Imagine anyone re-electing Nixon, or agreeing to sail on the Titanic II, or, having miraculously escaped execution by hanging, volunteering to face the gibbet once again. When Bernard Hopkins and Chad Dawson face off Saturday night at Boardwalk Hall in Atlantic City, New Jersey, it will be for the most familiar boxing reason of all: madness. Cause and effect, supply and demand, ying and yang—who needs any of that? In boxing, the closest thing to logic after more than a century of refinement remains the simple count of “10.”
How a bomb as big as Hopkins-Dawson I can produce a sequel is something only the boys in the backroom can answer. Contractual obligations, Public Enemy #1 for television networks—and, by extension, consumers—may have forced HBO to broadcast this fight, but must it be aired at such a reasonable hour? Like a midnight marquee film (think Faster, Pussycat! Kill! Kill! or The Gore Gore Girls) Hopkins-Dawson II ought to take place in front of an audience sweating Cutty Sark or stoned out of its mind.
Oh, no doubt this fight will have its knowing defenders. “Two top-ten light heavyweights!” the Omniscients will furiously thumb on their smartphones. “Former P-4-P entrants!” mighty journos will Tweet. “The Oscar De La Hoya Light Heavyweight Championship of the World is on the line!” ratings panel riffraff are sure to roar. Everything, it seems, but the promise of a good fight. Of course, even a good fight is possible, the same way a man can survive being trampled by a herd of bison. But why would anyone risk taking that chance?
Chad Dawson, 30-1-0-2 (17), remains a symbol of much that is wrong in contemporary boxing. This may be a harsh assessment, but if you can explain why a fighter who cannot move tickets, draw ratings, sell pay-per-views, or provide excitement continues to headline HBO events and pocket seven-figure paydays, then you have a future as an oracular blogger. Dawson has also showed some contempt for fans, and in an interview with Max Kellerman after the first Hopkins debacle, he made it clear that he did not give a damn about the “critics.” And why should he? Dawson gets paid exorbitant sums of money no matter how dull he performs in the ring. Unless you count his desultory loss to Jean Pascal last year—and many Omniscients do—then Dawson has never been in an entertaining scrap on HBO.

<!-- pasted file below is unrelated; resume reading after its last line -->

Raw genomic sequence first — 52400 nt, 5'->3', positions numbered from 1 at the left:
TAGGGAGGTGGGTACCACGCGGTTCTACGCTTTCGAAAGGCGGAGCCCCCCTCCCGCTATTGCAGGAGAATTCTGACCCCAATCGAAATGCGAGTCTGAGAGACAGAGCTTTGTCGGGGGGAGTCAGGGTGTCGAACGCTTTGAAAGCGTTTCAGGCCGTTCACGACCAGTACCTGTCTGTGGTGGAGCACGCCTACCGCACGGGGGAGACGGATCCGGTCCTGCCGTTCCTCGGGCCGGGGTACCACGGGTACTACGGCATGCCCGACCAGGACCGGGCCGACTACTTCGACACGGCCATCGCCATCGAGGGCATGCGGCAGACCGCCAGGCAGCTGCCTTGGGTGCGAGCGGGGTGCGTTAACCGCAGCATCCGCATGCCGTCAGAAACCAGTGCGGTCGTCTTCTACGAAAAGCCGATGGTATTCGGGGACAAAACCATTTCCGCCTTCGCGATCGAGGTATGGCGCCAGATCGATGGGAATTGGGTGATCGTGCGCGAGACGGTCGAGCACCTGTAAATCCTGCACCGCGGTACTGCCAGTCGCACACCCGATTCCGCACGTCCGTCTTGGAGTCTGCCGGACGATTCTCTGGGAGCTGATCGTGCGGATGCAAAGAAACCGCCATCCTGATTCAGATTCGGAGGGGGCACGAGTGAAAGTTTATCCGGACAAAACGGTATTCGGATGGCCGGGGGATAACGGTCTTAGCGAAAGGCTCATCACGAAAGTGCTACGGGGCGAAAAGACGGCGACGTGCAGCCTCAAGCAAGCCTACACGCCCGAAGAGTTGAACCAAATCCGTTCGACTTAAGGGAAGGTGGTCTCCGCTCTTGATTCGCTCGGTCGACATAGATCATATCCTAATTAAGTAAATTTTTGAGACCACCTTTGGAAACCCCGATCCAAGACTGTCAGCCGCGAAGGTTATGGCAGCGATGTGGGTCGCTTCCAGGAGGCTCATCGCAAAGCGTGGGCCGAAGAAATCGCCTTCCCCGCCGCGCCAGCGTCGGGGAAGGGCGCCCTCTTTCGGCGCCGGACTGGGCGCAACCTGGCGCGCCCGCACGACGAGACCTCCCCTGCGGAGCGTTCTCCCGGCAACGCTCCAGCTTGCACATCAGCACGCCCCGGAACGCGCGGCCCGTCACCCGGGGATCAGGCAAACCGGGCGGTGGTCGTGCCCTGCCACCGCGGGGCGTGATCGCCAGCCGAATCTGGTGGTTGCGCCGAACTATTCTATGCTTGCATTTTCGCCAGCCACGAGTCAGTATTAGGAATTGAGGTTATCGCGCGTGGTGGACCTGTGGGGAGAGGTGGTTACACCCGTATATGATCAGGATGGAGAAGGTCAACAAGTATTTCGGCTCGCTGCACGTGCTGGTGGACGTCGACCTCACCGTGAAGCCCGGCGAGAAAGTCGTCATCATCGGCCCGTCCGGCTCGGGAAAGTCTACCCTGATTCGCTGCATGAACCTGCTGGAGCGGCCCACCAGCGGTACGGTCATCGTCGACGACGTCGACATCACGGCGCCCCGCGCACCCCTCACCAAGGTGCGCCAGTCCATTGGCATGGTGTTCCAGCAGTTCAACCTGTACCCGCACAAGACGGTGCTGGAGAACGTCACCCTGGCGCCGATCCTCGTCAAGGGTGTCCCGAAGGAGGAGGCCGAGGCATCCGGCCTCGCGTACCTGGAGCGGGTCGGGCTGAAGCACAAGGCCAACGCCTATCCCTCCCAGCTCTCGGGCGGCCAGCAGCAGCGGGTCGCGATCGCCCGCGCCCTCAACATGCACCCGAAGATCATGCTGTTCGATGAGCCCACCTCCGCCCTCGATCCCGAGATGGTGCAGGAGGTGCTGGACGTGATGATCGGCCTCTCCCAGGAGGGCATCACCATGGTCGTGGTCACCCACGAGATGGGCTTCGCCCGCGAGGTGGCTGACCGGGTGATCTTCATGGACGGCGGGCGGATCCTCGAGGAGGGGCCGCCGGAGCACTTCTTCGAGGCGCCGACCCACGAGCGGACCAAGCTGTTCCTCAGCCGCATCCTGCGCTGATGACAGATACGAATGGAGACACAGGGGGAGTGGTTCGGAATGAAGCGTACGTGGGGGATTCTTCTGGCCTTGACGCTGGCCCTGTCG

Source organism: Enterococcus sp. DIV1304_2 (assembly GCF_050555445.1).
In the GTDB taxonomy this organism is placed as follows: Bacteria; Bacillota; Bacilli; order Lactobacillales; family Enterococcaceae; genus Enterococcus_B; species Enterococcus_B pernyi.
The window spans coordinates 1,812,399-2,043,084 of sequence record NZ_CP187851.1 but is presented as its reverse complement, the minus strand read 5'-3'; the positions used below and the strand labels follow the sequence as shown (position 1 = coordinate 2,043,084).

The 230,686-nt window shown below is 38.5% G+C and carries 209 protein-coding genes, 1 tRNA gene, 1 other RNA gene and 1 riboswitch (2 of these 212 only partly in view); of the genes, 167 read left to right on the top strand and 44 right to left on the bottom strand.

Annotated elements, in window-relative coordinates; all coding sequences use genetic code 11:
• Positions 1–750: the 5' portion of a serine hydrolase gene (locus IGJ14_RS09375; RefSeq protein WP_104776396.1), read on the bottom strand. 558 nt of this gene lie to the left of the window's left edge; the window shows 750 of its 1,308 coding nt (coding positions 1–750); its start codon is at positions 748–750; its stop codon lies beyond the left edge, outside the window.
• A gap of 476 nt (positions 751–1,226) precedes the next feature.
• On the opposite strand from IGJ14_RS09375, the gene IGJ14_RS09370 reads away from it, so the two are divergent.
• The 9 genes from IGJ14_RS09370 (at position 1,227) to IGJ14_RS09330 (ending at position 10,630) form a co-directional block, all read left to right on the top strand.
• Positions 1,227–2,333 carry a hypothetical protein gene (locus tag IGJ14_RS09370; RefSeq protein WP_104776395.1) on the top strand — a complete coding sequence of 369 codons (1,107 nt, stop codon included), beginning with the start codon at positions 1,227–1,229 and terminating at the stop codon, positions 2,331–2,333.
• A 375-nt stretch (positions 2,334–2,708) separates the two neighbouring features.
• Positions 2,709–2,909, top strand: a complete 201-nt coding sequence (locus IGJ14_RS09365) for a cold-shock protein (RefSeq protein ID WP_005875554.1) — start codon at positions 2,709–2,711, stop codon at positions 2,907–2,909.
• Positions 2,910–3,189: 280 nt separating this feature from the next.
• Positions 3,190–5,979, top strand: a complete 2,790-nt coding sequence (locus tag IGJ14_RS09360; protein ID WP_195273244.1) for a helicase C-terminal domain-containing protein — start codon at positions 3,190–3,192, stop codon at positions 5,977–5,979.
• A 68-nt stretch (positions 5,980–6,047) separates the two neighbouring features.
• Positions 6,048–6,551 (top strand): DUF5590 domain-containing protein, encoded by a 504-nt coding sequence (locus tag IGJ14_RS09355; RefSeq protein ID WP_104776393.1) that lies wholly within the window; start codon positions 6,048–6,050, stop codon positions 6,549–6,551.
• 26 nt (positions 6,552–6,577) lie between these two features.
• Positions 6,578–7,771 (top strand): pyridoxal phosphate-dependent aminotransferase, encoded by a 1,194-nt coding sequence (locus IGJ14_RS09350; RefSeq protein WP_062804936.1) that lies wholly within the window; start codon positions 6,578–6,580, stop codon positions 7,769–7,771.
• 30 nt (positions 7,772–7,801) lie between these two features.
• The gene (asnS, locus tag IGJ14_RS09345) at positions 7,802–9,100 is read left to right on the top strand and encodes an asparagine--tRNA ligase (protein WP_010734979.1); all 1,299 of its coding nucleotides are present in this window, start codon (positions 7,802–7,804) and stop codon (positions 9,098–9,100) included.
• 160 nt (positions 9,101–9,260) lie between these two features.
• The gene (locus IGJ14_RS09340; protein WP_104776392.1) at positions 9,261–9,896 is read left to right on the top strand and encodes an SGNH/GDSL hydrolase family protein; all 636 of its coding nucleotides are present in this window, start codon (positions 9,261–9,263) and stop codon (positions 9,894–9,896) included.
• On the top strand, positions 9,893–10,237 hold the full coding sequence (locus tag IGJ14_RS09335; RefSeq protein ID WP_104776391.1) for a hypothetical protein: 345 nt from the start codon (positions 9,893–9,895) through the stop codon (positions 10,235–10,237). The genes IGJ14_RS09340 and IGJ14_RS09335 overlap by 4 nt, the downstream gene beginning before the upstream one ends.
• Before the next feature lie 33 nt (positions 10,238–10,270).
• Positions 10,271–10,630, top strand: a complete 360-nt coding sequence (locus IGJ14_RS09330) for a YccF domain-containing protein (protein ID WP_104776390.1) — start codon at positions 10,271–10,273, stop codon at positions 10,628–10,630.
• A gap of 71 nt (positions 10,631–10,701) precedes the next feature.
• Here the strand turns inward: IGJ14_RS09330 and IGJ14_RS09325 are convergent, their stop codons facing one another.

Talent? Sure, Dawson has lots of it, at least against fighters whose names belong on an entry list for shuffleboard tournaments. Although Dawson has scored solid wins over Tomasz Adamek and Glen Johnson, his record is most notable for the number of geezers on it. This will be his 34th professional fight, and, incredibly, Hopkins will be the 14th (!) opponent Dawson has had a double-digit age advantage over. Half of his fights have been against opponents at least nine years older. All boxers deserve respect, but Dawson makes admiration hard going.
As ho-hum outside of the ring as he is inside of it, Dawson makes even the word “snickerdoodle” glum. But since that fateful night last October, Dawson has added a sneering disdain to his apathy. In fact, Dawson is so churlish that he has made Hopkins—nearly 25 years into his satanic majesty act—a sympathetic figure over the last six months. Unfortunately, Dawson, New Haven, Connecticut, can never bother to dramatize his orneriness where it counts the most: in the ring. Except, of course, when he is practicing MMA moves or verbally abusing opponents after the fight is over.
Even at 47, Hopkins, 52-5-2-2(32), has such an edge in technique over most fighters that all he has to do is shuffle out to ring center to flummox them. How “The Executioner” must chuckle every time he sees a, umm, champion come at him squared-up, with feet scissoring, chin afloat, and hands down! But Dawson, a sound boxer with a measured approach, does not fit that description, and Hopkins, Philadelphia, Pennsylvania, will have his greatest attribute neutralized before the opening bell even rings.
Only one outcome—a clear win for the elderly Hopkins—will be of significance. After all, Dawson is faster, stronger, and, yes, 18 years younger. Anything else—a no-contest, a draw, a no-decision, a DQ, members of Human Rights Watch storming the ring to prevent further abuse of the crowd—is almost worth betting on as a prop. In the end, perhaps the best that can be said about Hopkins-Dawson II is: Thank god Jhonny Gonzalez is fighting on the same night.
So, have you ever been to the Believe It or Not Museum in Atlantic City? The Grand Prix Go Karts at the Steel Pier look like fun. Supposedly, there is a single $5 blackjack table at the Borgota open at all times. And what about Lucy the Elephant in nearby Margate City? Have you seen Lucy the Elephant yet?